"The woman saw that the tree was good for food, pleasing to the eyes, and desirable for gaining wisdom.  So she took some of its fruit and ate it;"  Spiritual writers have warned us that sin comes to us in the guise of good.  St. John of the Cross has this to say: "it must be noted that, among the many wiles used by the devil to deceive spiritual persons, the most ordinary is that of deceiving them under the appearance of what is good and not under the appearance of what is evil; for he knows that if they recognize evil they will hardly touch it. " (Counsels of Love and Light).  In our world where the idea of freedom is treated as an absolute value, separate from accountability and responsibility, this might be an apple we may want to bite without hesitation.
"and she also gave some to her husband, who was with her, and he ate it."  Misery loves company.  I wonder if Adam ate it because he loved her too much and wanted to share with Eve whatever would come about, or was it because he just didn't know any better?  Sin made malicious what was previously seen as innocent.
Why did God created the serpent which created this mess that Adam and Eve found themselves in?  It comes down to the notion of choice.  The greatest thing about being human is the fact that we were created with our reason and free will.  These are gifts which elevate and give us dignity.  When God endowed us with free will, he was running the risk of us using it to our own advantage- and so it happened.  But love opens itself to risks.  True love, if it is to be true, think only of the beloved's good.  St. John of the Cross warns us that true love subjects the lover to the beloved- so be careful who and what we love.  If we fix our heart on frivolous things, we become frivolous.  That's why St. Paul encouraged us by saying: whatever is noble, whatever is beautiful, whatever is true, think about these things.  We become what we love.  Temptations can make us humble because we are forced to acknowledge our weaknesses and depend on God's grace .  They can make us strong when we persevere in resisting them.  They can make us wise when we learn from our mistakes.  They can make us compassionate towards others because we learn to understand their struggles.  Ultimately, the choice is ours.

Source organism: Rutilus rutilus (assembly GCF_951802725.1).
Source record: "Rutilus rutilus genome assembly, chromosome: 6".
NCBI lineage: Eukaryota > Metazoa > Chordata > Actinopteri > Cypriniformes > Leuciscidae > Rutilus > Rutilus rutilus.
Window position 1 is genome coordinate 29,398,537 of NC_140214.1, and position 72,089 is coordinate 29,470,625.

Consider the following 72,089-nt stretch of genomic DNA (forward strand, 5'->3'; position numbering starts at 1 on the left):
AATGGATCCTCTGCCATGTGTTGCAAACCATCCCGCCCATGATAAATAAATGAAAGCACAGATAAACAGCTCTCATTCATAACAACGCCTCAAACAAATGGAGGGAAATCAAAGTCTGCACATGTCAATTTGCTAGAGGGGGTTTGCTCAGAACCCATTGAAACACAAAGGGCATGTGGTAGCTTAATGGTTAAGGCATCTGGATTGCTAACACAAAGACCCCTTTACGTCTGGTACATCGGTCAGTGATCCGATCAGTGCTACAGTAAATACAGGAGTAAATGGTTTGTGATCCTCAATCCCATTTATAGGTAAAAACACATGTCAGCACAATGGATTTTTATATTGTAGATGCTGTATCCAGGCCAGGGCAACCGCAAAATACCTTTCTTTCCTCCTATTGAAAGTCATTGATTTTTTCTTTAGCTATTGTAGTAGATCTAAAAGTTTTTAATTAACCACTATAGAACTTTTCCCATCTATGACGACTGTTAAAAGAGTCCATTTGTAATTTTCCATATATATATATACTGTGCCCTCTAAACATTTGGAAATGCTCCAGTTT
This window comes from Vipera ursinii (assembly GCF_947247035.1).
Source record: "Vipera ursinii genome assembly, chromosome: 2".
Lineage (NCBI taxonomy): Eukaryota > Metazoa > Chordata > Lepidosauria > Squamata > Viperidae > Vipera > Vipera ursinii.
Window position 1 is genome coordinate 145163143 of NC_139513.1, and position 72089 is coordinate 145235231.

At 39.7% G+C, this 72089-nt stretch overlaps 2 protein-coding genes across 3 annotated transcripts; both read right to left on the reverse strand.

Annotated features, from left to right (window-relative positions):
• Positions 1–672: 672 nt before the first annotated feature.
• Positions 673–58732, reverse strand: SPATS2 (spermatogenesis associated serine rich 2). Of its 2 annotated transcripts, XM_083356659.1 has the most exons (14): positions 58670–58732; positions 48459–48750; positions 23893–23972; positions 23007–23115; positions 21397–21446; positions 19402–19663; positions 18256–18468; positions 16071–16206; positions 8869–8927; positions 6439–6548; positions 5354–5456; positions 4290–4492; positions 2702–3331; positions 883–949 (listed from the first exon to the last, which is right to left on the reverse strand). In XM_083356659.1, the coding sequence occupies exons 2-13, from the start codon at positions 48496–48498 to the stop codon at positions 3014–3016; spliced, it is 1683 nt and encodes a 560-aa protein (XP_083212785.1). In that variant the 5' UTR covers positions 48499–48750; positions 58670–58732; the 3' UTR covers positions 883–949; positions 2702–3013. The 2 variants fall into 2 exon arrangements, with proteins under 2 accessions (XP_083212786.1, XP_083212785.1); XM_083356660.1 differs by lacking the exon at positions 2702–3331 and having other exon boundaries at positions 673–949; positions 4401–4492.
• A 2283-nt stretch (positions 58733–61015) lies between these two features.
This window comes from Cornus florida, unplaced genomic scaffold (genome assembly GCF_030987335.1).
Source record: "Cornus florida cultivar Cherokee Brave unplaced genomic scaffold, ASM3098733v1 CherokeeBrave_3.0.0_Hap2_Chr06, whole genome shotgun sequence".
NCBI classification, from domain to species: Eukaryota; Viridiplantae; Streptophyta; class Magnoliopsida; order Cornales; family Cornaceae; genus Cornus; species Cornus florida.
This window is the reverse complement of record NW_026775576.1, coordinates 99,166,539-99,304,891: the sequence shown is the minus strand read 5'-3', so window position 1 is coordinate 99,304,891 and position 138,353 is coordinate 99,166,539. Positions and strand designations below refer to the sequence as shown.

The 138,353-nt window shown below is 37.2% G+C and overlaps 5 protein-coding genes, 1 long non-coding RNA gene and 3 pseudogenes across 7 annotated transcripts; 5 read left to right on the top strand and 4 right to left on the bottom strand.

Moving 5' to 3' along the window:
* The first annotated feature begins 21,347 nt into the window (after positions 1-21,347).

The Gospel reading on this First Sunday of Lent is about the temptations of Jesus.  Temptation can be both external and internal.  We are tempted by what we see or hear or perceive around us.  But it can also be internal because we have our inner obsessions, compulsions and addictions.  Jesus was tempted by the devil over three important areas of human needs: physical (food), knowledge,and possessions.  Jesus shows us that having the Word of God for our foundation, we can fight the snares of the devil.  If we know the truths of God, we will recognize the lies of the devil.  The truth will set us free.
Temptations can be good even when we fall.  We don't look for them, just as Jesus didn't look for his, but if we cling to God's words and trust in his mercy, everything will work out for the good of those who love Him.